Archive | March 31, 2004

Installation blues cured

Well, it took some struggle, but I got the Python project up and running on the Mac. Many of my struggles had to do with working in an unfamilar environment, although now I’m catching myself typing ls in DOS command shells :). A few of my struggles were just the rtfm kind, where I couldn’t understand why it wouldn’t work after I did step one and three… until the obvious answer, step two, hit me on the eighth or tenth read. doh.

One of the key ideas was to understand that you might install a couple of different “pythons” in a couple of different directory structures, but you only needed to specify the path to the one you wanted to work with, and they could each be used autonomously. Easy to say now, hard to grok when I was in the trenches. So, fink’s python is installed in /sw and works fine with other fink projects, MacPython is installed in /usr/bin and appears in the Application folder. Launch the first with “python” and the latter with “pythonw” or specify paths for it to be explicit.

Mac OS X: Making the Switch

Interesting story here of a fellow switching out his laptop for a Mac Powerbook, and how he was able to continue to function in a nearly pure Windows environment with the Mac’s software compatibility and just a few third-party tools. The benefits of having a Mac helped, too! [OSNews]

Installation blues…

I’m been talking with a couple developers who are working on a project in Python and they offered to give me access to the source code. I was interested in trying it out on the Mac. In order to do that, I needed the SubVersion client. I visit, and there are instructions for downloading it, using a tool called fink. It turns out that fink is a friendly front end for the apt-get and dpkg tools of Debian, modified for OS X usage. Lots of packages available, but first I have to download and install fink. Fink has an optional GUI, Fink Commander, and I throw that in the mix, too. After install, of course, fink needs to be updated to the latest versions. Doing that fails, as Fink is depending on certain Apple developer tools being available. Surfing the Apple site for a while tells me the developer tools are right here on my hard drive, under “Installers.” I install the Apple developer tools. Fink updates. I try to install the SubVersion package, and it fails with an error about a java14-dev package it can’t find. After trying a few variations on the command, I hit Google and find a link that tells me I need the Java 1.4.2 SDK update of the Apple Developer Tools from the Apple site.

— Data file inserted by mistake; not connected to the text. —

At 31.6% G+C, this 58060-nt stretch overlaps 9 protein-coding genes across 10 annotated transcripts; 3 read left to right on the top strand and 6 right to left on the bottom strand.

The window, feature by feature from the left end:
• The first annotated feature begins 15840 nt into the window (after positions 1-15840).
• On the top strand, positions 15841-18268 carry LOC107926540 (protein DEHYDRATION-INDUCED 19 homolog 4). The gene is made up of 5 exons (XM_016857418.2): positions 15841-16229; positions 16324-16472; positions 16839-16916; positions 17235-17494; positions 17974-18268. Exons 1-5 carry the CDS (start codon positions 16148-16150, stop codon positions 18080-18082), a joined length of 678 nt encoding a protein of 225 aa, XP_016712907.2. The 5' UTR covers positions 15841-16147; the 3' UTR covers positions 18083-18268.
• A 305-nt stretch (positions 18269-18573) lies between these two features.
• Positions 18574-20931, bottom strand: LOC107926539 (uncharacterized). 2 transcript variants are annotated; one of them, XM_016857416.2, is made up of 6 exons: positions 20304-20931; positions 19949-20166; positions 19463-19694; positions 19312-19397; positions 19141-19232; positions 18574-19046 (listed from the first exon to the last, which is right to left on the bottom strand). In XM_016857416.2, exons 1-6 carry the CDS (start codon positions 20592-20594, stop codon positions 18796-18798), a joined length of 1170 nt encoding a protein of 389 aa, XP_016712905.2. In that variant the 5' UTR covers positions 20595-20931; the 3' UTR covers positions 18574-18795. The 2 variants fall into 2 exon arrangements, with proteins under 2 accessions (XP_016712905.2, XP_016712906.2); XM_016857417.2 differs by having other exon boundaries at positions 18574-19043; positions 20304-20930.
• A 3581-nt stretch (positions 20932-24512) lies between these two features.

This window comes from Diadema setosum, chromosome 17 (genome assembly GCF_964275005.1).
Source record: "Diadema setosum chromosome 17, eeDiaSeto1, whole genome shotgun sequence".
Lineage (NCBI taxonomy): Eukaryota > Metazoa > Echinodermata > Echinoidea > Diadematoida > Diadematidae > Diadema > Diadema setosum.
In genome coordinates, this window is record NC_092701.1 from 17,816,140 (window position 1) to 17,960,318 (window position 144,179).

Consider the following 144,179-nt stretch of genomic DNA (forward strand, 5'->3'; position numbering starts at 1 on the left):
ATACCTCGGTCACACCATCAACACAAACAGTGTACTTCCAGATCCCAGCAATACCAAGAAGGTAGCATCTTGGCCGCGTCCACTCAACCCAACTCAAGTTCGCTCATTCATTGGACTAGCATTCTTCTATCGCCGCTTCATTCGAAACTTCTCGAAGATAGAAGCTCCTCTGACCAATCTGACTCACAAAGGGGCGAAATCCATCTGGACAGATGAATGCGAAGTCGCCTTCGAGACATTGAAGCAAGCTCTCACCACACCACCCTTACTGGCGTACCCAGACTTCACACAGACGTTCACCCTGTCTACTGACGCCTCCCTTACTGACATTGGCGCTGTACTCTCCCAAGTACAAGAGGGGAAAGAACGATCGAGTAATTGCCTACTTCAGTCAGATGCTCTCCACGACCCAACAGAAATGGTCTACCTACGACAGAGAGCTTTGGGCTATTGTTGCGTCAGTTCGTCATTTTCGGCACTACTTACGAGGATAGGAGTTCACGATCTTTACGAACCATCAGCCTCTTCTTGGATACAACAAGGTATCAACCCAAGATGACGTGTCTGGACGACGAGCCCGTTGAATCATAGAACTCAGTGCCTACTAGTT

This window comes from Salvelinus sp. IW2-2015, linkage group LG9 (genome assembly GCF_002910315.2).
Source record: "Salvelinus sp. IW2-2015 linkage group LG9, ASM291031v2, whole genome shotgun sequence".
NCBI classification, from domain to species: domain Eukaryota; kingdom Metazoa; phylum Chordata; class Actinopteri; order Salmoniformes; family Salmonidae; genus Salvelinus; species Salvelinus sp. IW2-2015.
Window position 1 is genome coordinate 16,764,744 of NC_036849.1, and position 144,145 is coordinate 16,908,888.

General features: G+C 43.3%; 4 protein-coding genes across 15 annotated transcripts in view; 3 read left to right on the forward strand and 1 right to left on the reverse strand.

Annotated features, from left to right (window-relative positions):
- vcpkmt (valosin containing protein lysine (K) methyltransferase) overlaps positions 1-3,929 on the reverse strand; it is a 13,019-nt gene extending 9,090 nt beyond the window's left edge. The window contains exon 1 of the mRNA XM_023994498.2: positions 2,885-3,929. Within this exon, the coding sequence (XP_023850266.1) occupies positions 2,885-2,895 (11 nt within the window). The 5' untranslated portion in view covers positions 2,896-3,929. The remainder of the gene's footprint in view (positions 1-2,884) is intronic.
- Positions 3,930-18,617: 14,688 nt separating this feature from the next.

Going to the Apple site reveals that you have to register at the Apple Developer Connection. I register. Plodding through the interface, I attempt to download the Java SDK. It fails. Three times. I log out, and back in to the ADC. I download and install the Java SDK successfully. I try to install the SubVersion package again. Finding all these delightful tools on my machine, it attempts to recompile everything it can find, text scrolling by for an hour before it reports an error. It seems that the X11 server I have has a conflict with the XFree86 server it wants to install, and it tells me there is a way to resolve this, but I can’t understand the instructions. A little more surfing and I find the page on the fink site ( that explains the difference between Apples X11 and XFree86, again, with instructions I can’t understand. I read it, three times. I could just uninstall the Apple X11 server, but I installed that in order to run, and Apple’s X11 was the recommended choice. I walk the dogs. I break for dinner.

I read it again. I decide it wants me to install the X11 SDK that comes with the Apple X11 package. Can’t find it on a search of the Apple site, but digging around on the hard disk in the Installers folder finds it and it installs. Update fink, per the instructions, and then try to rebuild “fink install system-xfree86” with no luck: “no packages to install.” Return to the shell for installing svn and try that process again. It asks me to pick the correct ‘virtual packages’ for python and apache I go with the defaults. It informs me it needs to install 34 dependent packages (down from 52 the first run, iirc) including such things as ruby, guile, Python and Apache, and I tell it to continue. Mindless text scrolls across the terminal as make and compilers and sh and rm fight for notice. Staring at the screen just lets me catch glances at warnings about missing prototypes and implicit declarations; nothing I feel I have a lot of control over.

I fall asleep at the machine at 9:30. The dog scratch at the door at 5:10; time to get up. Compile completed successfully. I download the packages from Subversion without a problem.

No wonder Open Source development takes so long.

Powered by WordPress. Designed by Woo Themes

This work by Ted Roche is licensed under a Creative Commons Attribution-NonCommercial-ShareAlike 3.0 United States.